The global sponsorship market has increased by 220 per cent over the past ten years and now accounts for $25bn (&£16bn) of all marketing expenditure worldwide. But according to a new study, sponsorship campaigns are more likely to be successful if they are linked to a good cause. Research by Mediaedge:CIA’s MediaLab shows that UK consumers rate cause-related sponsorships higher than event, sports and TV sponsorship, when questioned about the perceived effectiveness of different sponsorship techniques.
The study polled consumers in 20 countries and examined consumer attitudes to the sponsorship of global events, sports properties (events and individuals), TV programmes and good causes.
The growth of sponsorship has, in part, been driven by the declining effectiveness of traditional advertising media (especially television) because of excessive commercial clutter. Yet, ironically, the sponsorship industry seems to be facing similar challenges, with almost half of the people surveyed (46 per cent) believing that global events are far too heavily sponsored, rising to 50 per cent in the case of sports properties and TV programmes.
But the research also suggests that, despite growing concerns over sponsorship clutter, the discipline continues to deliver in terms of its ability to raise awareness and influence consumer attitudes towards brands.
More than 50 per cent of those questioned notice companies and products that sponsor good causes, compared to 45 per cent who recognise the sponsorship of global events. Even more significantly, when asked whether they agree with the statement “companies and products that sponsor events or causes are of high quality”, the results are extremely positive for all forms of sponsorship, with the exception of television sponsorship. Only 37 per cent of consumers agree that products or companies sponsoring TV programmes are of high quality. MediaLab suspects the relatively poor performance of television sponsorship represents a reaction against the high level of sponsorship and promotional clutter on TV.
Sponsorship also appears to have a reasonable influence on consumers’ intentions to purchase – 56 per cent of consumers would like to buy the products of companies and brands that sponsor good causes, though only 27 per cent say the same for companies sponsoring TV programmes, and 28 per cent for those sponsoring sports properties.
However, the researchers advise that these figures be treated with caution, since intention to purchase can be very different from actual purchasing behaviour. Nevertheless, the popularity of cause-related marketing – often involving a sponsorship element – suggests that such initiatives can be of significant commercial value.
In general, UK consumers’ attitude towards sponsorship appears to be more positive than most other countries questioned. Although up to 40 per cent of UK consumers agree with the statement “events or causes are far too heavily sponsored”, the figures for other countries are far higher.
For brand owners planning multi-market sponsorship initiatives, the significant differences between consumer attitudes to sponsorship in different counties create some interesting challenges. The patterns can be difficult to interpret, according to MediaLab, but in general, Northern Europeans, particularly Germans and Scandinavians are less positive about commercial sponsorship than people in the UK and North America.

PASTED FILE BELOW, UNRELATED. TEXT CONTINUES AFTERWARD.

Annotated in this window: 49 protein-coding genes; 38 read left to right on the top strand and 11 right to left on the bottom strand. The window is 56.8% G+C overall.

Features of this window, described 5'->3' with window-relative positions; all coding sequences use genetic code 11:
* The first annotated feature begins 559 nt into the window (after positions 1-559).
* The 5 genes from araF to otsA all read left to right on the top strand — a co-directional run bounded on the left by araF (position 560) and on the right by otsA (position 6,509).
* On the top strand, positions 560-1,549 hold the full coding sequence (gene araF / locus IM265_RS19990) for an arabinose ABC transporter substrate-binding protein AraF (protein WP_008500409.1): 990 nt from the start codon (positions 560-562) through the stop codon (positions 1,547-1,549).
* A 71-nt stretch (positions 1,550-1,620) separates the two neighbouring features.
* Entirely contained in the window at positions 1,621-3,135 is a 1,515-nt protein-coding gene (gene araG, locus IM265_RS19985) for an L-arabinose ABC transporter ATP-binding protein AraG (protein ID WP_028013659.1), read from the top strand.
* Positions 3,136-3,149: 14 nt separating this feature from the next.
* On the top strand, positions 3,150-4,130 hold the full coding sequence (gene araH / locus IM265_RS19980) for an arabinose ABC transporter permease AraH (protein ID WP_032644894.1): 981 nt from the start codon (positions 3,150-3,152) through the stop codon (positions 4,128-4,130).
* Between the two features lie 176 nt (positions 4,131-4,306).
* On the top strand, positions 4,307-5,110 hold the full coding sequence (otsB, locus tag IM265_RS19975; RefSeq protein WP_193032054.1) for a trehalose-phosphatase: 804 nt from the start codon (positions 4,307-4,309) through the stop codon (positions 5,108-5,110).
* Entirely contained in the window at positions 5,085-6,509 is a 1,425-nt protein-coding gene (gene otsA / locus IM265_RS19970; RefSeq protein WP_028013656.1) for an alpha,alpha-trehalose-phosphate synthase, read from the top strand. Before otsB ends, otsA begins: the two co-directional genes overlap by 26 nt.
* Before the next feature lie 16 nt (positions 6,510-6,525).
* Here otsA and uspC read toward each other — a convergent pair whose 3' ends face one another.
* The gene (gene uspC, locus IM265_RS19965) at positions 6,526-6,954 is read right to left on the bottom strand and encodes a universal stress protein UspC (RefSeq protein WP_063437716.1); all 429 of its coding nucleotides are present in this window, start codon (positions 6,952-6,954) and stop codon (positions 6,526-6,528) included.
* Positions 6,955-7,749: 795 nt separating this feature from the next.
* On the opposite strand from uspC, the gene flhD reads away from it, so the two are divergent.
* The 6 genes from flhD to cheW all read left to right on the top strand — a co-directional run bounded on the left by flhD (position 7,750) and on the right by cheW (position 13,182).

Cause-related initiatives appear to be very popular in Spain and Latin America but less so in Germany and the Nordic markets. Television sponsorship clutter appears to be a significant problem in Southern Europe (Spain and Italy), with twice as many people agreeing with the statement that TV “is far too heavily sponsored”, compared with the UK market.
Sponsorship of sports teams and individuals consistently performs well across the globe in terms of awareness and favourable perceptions. There is also a close relationship between a sponsor being noticed and a sponsoring brand being of high quality. It is believed this is because consumers are transferring their positive emotions for the property being sponsored onto the brand sponsoring it. The only countries that fall below 40 per cent in terms of awareness or high quality are the Nordic regions (excluding Finland), Germany, Poland and Hong Kong.
Sponsoring sports teams and individuals appears to be most successful within the Americas. Brazil and Mexico have by far the highest global scores in all areas, and feature a very strong “inclination to buy”. In the US and Canada there is little or no difference between awareness and high quality, with figures indicating favourable perceptions towards this type of sponsorship, although the numbers intending to buy drop in a similar way to European countries.
It is true that the sponsorship industry is facing challenges from increasing levels of clutter and intrusion which are turning consumers off, but sponsorship still has the ability to raise awareness and influence consumer attitudes. As long as there are fans, affinity groups and clear brand associations, sponsorship will remain an effective marketing tool.
Factfile is edited by Sonoo Singh. Martin Thomas, head of planning at Mediaedge:CIA, contributed.